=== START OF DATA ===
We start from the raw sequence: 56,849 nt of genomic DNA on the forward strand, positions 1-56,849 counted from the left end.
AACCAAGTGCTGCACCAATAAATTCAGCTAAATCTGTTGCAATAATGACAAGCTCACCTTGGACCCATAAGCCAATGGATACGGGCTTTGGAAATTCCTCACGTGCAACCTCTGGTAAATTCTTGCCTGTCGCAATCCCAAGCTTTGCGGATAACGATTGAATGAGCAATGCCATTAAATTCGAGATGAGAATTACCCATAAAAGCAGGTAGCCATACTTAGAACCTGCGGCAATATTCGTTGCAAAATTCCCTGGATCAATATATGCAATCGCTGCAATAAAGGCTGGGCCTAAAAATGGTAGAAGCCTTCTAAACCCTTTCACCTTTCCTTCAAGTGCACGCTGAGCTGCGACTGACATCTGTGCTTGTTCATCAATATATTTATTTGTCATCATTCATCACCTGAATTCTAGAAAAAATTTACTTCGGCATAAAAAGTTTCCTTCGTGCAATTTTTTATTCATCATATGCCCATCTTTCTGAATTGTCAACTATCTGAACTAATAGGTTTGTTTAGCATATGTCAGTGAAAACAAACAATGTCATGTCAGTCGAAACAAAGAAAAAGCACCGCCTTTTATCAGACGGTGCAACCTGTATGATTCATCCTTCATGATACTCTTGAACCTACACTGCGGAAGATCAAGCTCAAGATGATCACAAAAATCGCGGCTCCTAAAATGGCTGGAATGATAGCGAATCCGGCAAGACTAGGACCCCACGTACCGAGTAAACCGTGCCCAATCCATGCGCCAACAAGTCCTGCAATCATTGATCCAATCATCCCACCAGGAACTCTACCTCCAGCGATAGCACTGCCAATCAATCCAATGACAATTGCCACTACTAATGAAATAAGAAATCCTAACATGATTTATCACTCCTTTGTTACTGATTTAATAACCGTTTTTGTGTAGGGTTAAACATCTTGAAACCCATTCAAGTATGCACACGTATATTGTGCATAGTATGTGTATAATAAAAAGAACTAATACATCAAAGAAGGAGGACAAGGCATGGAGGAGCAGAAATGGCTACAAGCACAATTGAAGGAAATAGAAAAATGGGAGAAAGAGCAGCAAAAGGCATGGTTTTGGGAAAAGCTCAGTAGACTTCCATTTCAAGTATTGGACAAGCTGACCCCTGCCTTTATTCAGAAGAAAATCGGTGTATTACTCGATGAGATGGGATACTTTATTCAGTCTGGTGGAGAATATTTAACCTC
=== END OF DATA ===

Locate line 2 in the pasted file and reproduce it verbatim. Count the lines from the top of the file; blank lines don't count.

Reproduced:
AACCAAGTGCTGCACCAATAAATTCAGCTAAATCTGTTGCAATAATGACAAGCTCACCTTGGACCCATAAGCCAATGGATACGGGCTTTGGAAATTCCTCACGTGCAACCTCTGGTAAATTCTTGCCTGTCGCAATCCCAAGCTTTGCGGATAACGATTGAATGAGCAATGCCATTAAATTCGAGATGAGAATTACCCATAAAAGCAGGTAGCCATACTTAGAACCTGCGGCAATATTCGTTGCAAAATTCCCTGGATCAATATATGCAATCGCTGCAATAAAGGCTGGGCCTAAAAATGGTAGAAGCCTTCTAAACCCTTTCACCTTTCCTTCAAGTGCACGCTGAGCTGCGACTGACATCTGTGCTTGTTCATCAATATATTTATTTGTCATCATTCATCACCTGAATTCTAGAAAAAATTTACTTCGGCATAAAAAGTTTCCTTCGTGCAATTTTTTATTCATCATATGCCCATCTTTCTGAATTGTCAACTATCTGAACTAATAGGTTTGTTTAGCATATGTCAGTGAAAACAAACAATGTCATGTCAGTCGAAACAAAGAAAAAGCACCGCCTTTTATCAGACGGTGCAACCTGTATGATTCATCCTTCATGATACTCTTGAACCTACACTGCGGAAGATCAAGCTCAAGATGATCACAAAAATCGCGGCTCCTAAAATGGCTGGAATGATAGCGAATCCGGCAAGACTAGGACCCCACGTACCGAGTAAACCGTGCCCAATCCATGCGCCAACAAGTCCTGCAATCATTGATCCAATCATCCCACCAGGAACTCTACCTCCAGCGATAGCACTGCCAATCAATCCAATGACAATTGCCACTACTAATGAAATAAGAAATCCTAACATGATTTATCACTCCTTTGTTACTGATTTAATAACCGTTTTTGTGTAGGGTTAAACATCTTGAAACCCATTCAAGTATGCACACGTATATTGTGCATAGTATGTGTATAATAAAAAGAACTAATACATCAAAGAAGGAGGACAAGGCATGGAGGAGCAGAAATGGCTACAAGCACAATTGAAGGAAATAGAAAAATGGGAGAAAGAGCAGCAAAAGGCATGGTTTTGGGAAAAGCTCAGTAGACTTCCATTTCAAGTATTGGACAAGCTGACCCCTGCCTTTATTCAGAAGAAAATCGGTGTATTACTCGATGAGATGGGATACTTTATTCAGTCTGGTGGAGAATATTTAACCTC